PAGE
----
nonprofit fe ature
running, being a ‘mother hen’ to the signal, either correcting any technical issues or getting the proper person to come to the station if it’s something over my head, training volunteers to use the broadcast equipment, and continually monitoring the programming to ensure we are fulfilling our mission.” W PV M’s mission is “to foster community through programming that cultivates dialogue to inform and entertain.” Dedicated to bringing Asheville’s culture and music to the world, the station provides the medium for artists, businesses, community leaders, and nonprofits to share their voice on live radio. Johnson—known to most as “Dr. Herb”—says the most challenging part of his job is to keep his eye on the prize of the
“Be honest, be consistent, and don’t ever let your fear stop you from trying new challenges.” photo by Evan Anderson
Davyne Dial & Dr. Herb Johnson President & Treasurer, Friends of WPVM, Inc.
HEN THE HUSBAND-WIFE TEAM OF DAVYNE Dial and Dr. Herb Johnson heard the license for noncommercial Asheville radio station WPVM-FM 103.7 was on the verge of being returned to the FCC, they met with the board of the Mountain Information Area Network (MAIN) and asked to be considered to have the license transferred instead of returning it to the FCC. The station had been officially silent from 2011 to late 2014. The MAIN board voted to approve transfer proceedings— but then the transfer of ownership had to be approved by the FCC. And this would require the establishment of a nonprofit organization. “Thus began a huge learning curve on how to best run a community radio station,” says Dial. “I learn something new about this every day. I am [also] the general manager and my duties include managing the technical equipment that keeps the station 70
| November 2019
mission they want to accomplish, which is to create the best radio station in Asheville, and not get sidelined by unimportant details or distractions. Dial says the most rewarding is seeing the benefit to the community of informative and entertaining programming. “We are able to give local musicians an art/culture airtime and video to social media to raise awareness of their show, fundraising event, CD release, or concert. We also broadcast regular shows that inform veterans of services and organizations to support them in the difficult transition back to civilian life from a war zone. We also air a monthly show for Goodwill that informs the community of the many programs that organization does for the community.” Born in Hartsville, South Carolina, Dial attended the University of Maryland European Branch and Loyola, New Orleans, as a literature major. She decided in 1981 to make a living out of her own artistic ability and began designing art-to-wear accessories. “I opened a shop in the French Quarter in New Orleans and sold my work and the work of other New Orleans artisans. In 1989 I moved to Asheville to buy a house and knew I could wholesale my designs and live in a beautiful area of the world. I marketed my work at wearable art shows and wholesaled my designs to specialty bridal shops, boutiques, and mail-order catalogs. I obtained new clients by exhibiting at the Atlanta and NYC wholesale markets. I retired in 2008, but continue the website for students looking for couture level millinery instruction and embellishments.” Johnson, meanwhile, was born in Chicago. Both his showbiz and artistic appreciation genes came from his father—a former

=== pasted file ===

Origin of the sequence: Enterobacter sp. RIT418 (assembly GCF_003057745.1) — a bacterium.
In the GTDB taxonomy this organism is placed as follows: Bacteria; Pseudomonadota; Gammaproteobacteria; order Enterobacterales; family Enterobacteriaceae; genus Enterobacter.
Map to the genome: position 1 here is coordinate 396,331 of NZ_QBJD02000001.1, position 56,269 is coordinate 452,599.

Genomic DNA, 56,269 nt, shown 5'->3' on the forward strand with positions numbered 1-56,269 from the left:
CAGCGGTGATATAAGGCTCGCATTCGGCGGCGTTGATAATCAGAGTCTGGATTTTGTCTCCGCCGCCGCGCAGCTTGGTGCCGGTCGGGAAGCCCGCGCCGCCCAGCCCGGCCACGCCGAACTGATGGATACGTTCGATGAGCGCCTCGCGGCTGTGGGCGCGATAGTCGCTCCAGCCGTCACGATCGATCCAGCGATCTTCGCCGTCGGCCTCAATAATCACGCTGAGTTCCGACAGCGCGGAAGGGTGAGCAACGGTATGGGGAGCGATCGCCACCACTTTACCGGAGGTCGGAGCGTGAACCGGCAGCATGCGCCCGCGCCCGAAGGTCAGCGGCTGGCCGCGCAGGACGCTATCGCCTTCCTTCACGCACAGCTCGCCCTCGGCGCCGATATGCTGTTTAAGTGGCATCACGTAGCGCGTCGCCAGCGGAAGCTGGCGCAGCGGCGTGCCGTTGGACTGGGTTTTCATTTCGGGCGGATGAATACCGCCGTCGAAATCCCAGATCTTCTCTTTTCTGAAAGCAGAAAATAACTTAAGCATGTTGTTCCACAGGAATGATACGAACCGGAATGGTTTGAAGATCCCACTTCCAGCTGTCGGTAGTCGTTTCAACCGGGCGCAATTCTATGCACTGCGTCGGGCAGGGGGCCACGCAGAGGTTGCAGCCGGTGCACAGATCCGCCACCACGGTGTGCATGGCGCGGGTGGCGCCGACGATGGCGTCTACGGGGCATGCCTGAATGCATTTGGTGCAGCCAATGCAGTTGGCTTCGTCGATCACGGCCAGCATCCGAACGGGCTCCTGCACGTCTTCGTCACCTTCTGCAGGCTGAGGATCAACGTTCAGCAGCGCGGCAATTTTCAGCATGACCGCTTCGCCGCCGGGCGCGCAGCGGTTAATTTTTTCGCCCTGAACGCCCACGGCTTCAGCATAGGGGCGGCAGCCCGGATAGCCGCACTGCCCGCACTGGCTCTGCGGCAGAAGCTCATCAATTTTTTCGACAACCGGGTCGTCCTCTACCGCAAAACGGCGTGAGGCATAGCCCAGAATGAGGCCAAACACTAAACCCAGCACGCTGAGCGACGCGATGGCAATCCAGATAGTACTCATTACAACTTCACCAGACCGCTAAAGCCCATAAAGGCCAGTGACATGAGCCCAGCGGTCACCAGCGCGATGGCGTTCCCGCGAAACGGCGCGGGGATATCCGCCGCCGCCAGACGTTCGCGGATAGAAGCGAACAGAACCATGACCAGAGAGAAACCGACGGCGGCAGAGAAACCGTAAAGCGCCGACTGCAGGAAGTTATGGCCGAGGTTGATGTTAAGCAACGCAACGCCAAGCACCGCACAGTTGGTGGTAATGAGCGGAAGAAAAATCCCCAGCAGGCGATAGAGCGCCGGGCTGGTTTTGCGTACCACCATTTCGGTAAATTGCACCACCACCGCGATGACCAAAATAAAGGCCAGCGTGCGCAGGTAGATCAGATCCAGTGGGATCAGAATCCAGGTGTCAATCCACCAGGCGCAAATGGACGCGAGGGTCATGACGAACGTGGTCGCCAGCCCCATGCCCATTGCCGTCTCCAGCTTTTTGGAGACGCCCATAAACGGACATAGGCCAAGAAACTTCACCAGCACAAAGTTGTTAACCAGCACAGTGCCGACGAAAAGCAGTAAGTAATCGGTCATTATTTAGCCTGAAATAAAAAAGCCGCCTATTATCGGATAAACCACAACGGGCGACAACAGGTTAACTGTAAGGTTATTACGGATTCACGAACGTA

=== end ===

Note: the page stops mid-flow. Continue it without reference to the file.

Vol 9 | Ed 11 - Western North Carolina's Business Lifestyle Magazine - Our Annual Nonprofit Edition